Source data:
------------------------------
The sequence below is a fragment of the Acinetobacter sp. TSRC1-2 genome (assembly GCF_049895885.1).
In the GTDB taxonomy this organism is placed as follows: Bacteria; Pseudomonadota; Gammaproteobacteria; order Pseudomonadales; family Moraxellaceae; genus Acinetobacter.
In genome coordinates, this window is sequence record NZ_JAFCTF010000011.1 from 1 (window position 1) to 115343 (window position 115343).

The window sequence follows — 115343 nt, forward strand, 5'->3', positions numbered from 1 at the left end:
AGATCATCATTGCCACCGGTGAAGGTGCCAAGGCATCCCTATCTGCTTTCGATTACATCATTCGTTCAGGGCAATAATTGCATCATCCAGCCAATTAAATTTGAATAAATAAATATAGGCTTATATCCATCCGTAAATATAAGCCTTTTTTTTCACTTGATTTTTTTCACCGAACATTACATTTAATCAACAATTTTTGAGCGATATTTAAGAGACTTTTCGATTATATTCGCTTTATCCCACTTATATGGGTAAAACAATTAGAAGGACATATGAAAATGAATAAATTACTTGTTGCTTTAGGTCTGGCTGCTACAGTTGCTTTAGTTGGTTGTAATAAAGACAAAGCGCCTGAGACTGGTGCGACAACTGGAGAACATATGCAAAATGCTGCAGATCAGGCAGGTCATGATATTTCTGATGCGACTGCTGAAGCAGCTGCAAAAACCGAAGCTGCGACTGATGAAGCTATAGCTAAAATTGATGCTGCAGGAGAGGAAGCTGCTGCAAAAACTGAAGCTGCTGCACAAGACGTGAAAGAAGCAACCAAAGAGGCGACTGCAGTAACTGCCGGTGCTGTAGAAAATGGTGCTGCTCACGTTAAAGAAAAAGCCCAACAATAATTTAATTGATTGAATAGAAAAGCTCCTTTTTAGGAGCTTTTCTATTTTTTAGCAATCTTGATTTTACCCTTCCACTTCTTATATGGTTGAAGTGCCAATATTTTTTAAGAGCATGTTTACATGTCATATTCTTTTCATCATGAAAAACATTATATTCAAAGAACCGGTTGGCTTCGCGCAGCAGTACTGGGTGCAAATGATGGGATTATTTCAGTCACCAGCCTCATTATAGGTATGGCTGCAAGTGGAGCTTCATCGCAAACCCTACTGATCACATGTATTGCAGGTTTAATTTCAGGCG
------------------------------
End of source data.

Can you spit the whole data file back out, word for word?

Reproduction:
The sequence below is a fragment of the Acinetobacter sp. TSRC1-2 genome (assembly GCF_049895885.1).
In the GTDB taxonomy this organism is placed as follows: Bacteria; Pseudomonadota; Gammaproteobacteria; order Pseudomonadales; family Moraxellaceae; genus Acinetobacter.
In genome coordinates, this window is sequence record NZ_JAFCTF010000011.1 from 1 (window position 1) to 115343 (window position 115343).

The window sequence follows — 115343 nt, forward strand, 5'->3', positions numbered from 1 at the left end:
AGATCATCATTGCCACCGGTGAAGGTGCCAAGGCATCCCTATCTGCTTTCGATTACATCATTCGTTCAGGGCAATAATTGCATCATCCAGCCAATTAAATTTGAATAAATAAATATAGGCTTATATCCATCCGTAAATATAAGCCTTTTTTTTCACTTGATTTTTTTCACCGAACATTACATTTAATCAACAATTTTTGAGCGATATTTAAGAGACTTTTCGATTATATTCGCTTTATCCCACTTATATGGGTAAAACAATTAGAAGGACATATGAAAATGAATAAATTACTTGTTGCTTTAGGTCTGGCTGCTACAGTTGCTTTAGTTGGTTGTAATAAAGACAAAGCGCCTGAGACTGGTGCGACAACTGGAGAACATATGCAAAATGCTGCAGATCAGGCAGGTCATGATATTTCTGATGCGACTGCTGAAGCAGCTGCAAAAACCGAAGCTGCGACTGATGAAGCTATAGCTAAAATTGATGCTGCAGGAGAGGAAGCTGCTGCAAAAACTGAAGCTGCTGCACAAGACGTGAAAGAAGCAACCAAAGAGGCGACTGCAGTAACTGCCGGTGCTGTAGAAAATGGTGCTGCTCACGTTAAAGAAAAAGCCCAACAATAATTTAATTGATTGAATAGAAAAGCTCCTTTTTAGGAGCTTTTCTATTTTTTAGCAATCTTGATTTTACCCTTCCACTTCTTATATGGTTGAAGTGCCAATATTTTTTAAGAGCATGTTTACATGTCATATTCTTTTCATCATGAAAAACATTATATTCAAAGAACCGGTTGGCTTCGCGCAGCAGTACTGGGTGCAAATGATGGGATTATTTCAGTCACCAGCCTCATTATAGGTATGGCTGCAAGTGGAGCTTCATCGCAAACCCTACTGATCACATGTATTGCAGGTTTAATTTCAGGCG